Those wanting to indulge their inner mermaids can try the recipes below.
Honey Gingerbread Cookies with Royal Icing
8 ounces of unsalted butter
One and ½ granulated sugar
2 cups good quality honey
2 teaspoons baking powder
4 teaspoons ginger
4 teaspoon cinnamon
1 teaspoon cloves
1 teaspoon nutmeg
½ teaspoons salt
¼ cup cocoa powder, optional
3 large eggs
9 cups all-purpose flour
1 large egg, lightly beaten and mixed with 1 teaspoon water
Melt the butter in a medium sized saucepan over medium low heat. Add the sugar is still mostly dissolved, then pour in the honey and stir to combine. Cook until very hard and mixture is smooth, but did not boil. Remove from heat.
Sift together baking powder, ginger, cinnamon, cloves, nutmeg and salt. Add up to 1/3 cup cocoa powder, depending on color desired. Add to the warm butter mixture and stir until well combined. Set aside to cool to room temperature.
Transfer the mixture to the ball of an electric mixer and add three eggs, beating until combined. Gradually adding flour, beating all the while.
When all the flour is absorbed, divided the dough in half and wrapped in several layers of plastic wrap.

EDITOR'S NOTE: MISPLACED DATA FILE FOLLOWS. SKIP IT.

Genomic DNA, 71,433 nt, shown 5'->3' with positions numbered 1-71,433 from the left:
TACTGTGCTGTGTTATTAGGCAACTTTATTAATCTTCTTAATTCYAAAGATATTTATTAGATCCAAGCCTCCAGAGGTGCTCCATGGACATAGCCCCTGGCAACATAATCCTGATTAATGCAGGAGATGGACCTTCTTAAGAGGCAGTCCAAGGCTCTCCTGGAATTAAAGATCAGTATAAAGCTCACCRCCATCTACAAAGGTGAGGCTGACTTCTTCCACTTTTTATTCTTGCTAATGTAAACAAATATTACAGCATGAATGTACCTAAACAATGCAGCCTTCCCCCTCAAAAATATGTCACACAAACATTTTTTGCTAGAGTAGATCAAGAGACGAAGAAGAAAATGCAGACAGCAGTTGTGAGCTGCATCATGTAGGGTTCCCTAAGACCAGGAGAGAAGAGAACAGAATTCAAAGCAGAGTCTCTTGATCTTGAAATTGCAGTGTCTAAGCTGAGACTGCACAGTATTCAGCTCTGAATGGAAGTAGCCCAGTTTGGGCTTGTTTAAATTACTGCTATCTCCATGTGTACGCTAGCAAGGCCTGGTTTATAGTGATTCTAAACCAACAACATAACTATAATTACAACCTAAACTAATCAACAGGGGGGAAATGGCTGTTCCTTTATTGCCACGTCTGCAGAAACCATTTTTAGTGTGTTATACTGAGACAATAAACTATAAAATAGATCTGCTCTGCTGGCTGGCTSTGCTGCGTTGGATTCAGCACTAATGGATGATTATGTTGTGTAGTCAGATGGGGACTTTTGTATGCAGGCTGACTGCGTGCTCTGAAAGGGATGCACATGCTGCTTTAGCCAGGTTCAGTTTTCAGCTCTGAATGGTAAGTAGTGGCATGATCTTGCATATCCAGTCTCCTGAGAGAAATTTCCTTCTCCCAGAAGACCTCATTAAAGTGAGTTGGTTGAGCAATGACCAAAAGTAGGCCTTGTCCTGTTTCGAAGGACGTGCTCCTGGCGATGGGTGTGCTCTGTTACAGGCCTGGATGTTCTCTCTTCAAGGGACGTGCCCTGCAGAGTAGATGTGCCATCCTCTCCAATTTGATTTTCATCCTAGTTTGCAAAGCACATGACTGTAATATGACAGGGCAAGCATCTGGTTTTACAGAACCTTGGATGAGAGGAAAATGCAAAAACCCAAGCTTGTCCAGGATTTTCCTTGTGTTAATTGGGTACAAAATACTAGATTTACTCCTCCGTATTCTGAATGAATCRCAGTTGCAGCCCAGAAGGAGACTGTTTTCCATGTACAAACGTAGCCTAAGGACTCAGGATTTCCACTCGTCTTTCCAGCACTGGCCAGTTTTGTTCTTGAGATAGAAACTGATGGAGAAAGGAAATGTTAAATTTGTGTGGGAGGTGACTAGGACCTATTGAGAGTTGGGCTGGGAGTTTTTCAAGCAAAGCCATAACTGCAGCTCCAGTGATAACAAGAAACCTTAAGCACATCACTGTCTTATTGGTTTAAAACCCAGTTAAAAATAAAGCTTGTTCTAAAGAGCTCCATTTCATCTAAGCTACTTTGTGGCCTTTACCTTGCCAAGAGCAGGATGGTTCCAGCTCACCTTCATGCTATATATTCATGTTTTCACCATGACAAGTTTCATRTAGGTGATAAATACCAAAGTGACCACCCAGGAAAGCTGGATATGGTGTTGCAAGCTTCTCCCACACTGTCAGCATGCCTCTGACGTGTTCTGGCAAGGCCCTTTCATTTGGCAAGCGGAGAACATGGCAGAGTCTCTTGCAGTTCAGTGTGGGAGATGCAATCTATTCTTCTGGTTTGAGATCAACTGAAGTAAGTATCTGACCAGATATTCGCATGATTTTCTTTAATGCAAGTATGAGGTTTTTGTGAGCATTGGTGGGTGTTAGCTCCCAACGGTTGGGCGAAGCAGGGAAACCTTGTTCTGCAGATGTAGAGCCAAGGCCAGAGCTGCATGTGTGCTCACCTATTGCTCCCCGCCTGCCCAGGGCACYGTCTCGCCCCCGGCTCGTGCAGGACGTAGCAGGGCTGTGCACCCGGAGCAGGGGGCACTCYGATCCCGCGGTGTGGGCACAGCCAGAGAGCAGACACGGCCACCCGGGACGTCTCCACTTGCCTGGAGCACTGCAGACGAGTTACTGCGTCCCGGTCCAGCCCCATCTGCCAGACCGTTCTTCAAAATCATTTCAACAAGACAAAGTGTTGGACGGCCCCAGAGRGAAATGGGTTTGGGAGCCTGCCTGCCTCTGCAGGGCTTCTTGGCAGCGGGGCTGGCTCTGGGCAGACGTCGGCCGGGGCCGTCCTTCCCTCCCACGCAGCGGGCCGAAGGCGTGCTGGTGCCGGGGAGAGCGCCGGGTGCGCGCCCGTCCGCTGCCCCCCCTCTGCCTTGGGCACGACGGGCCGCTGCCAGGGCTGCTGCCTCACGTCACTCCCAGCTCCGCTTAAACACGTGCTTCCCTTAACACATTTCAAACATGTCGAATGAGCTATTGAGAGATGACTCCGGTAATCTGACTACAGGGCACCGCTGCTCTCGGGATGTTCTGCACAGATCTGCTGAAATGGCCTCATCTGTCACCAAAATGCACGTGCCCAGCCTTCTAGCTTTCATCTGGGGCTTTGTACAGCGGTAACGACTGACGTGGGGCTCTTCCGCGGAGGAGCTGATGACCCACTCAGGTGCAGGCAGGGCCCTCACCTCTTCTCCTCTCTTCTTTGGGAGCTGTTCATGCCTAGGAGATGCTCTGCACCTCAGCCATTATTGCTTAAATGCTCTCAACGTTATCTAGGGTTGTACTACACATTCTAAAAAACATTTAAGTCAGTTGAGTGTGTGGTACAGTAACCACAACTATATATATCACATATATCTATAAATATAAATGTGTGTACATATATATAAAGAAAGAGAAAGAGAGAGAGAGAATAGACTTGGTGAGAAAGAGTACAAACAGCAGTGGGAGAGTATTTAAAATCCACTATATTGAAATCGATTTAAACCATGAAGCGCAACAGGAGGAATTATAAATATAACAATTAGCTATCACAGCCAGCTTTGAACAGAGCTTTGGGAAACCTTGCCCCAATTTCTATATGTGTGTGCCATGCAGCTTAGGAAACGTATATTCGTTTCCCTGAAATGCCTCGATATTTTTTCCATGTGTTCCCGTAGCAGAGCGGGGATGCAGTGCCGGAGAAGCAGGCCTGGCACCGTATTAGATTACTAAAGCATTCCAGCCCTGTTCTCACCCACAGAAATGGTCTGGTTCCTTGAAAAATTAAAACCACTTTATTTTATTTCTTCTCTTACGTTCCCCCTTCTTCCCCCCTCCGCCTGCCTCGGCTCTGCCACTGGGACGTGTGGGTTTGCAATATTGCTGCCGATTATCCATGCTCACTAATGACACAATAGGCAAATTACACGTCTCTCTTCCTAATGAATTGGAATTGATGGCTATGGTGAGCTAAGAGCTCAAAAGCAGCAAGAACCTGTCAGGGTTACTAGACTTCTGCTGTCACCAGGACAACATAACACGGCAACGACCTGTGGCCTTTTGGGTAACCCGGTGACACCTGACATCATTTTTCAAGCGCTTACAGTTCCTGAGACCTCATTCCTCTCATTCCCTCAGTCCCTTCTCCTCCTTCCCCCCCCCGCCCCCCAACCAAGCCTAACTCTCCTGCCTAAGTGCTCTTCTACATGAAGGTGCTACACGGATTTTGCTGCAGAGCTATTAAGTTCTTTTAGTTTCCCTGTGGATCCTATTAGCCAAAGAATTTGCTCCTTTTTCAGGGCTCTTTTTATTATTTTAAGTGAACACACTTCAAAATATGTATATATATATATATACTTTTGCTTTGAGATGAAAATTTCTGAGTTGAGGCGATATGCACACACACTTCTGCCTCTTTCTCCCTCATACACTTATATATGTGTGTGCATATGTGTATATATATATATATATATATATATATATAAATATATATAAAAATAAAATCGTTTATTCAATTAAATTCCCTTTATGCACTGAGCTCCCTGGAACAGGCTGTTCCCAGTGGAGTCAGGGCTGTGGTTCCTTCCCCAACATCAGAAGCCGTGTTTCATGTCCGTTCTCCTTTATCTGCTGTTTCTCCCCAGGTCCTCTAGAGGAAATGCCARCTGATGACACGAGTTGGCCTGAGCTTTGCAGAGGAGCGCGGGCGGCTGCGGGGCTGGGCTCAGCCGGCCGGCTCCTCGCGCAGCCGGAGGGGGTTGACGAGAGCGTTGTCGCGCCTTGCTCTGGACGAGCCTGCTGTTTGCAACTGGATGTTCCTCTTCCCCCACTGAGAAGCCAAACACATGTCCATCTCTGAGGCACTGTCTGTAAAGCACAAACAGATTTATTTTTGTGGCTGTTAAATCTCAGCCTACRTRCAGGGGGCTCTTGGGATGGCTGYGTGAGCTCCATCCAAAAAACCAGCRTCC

Store in a cool place for at least 24 hours, or up to a week in the refrigerator. If the Joe is refrigerated bring it to room temperature before proceeding.
When you’re ready to bake, preheat the oven to 375°F. Unwrap the dough and place on a well-floured work surface. Knead flour into the dough until it is very smooth, pliable and not sticky. Roll up to ¼- inch thickness for small cookies, a little thicker for larger cookies.
Use cookie cutters to cut cookies into mermaid friendly shapes such as seahorses, shells and starfish.
Big six minutes, checking to see if any bubbles form. If they do, gently smooth with a spatula and continue to bake until done, about nine minutes total for medium cookies and up to 14 minutes for larger ones. Remove to a wire rack and use a pastry brush to apply coat of the lightly beaten egg. Cool completely.
Decorate with Royal Icing (see recipe below).
2 pounds of powdered sugar
½ teaspoon cream of tartar
1 to 2 teaspoons vanilla extract
10 tablespoons liquid pasteurized egg whites
Combine powdered sugar, cream of tartar, vanilla and pasteurized egg whites in the bowl of a stand mixer and beat high speed with a paddle attachment for 4 to 5 minutes.
Store in an airtight container in the refrigerator.
Blue Sea Cocktail
1 ½ ounces white rum
1 ounce Blue Curaçao
½ ounce Suze or any aperitif
½ ounce Luxardo Maraschino Liqueur
½ ounce simple syrup
Dash fresh lemon juice
Combine all the ingredients in the shaker.
Shake until will chilled. Strain into a cocktail glass, on the rocks and serve immediately.
From The Mermaid Handbook by Carolyn Turgeon.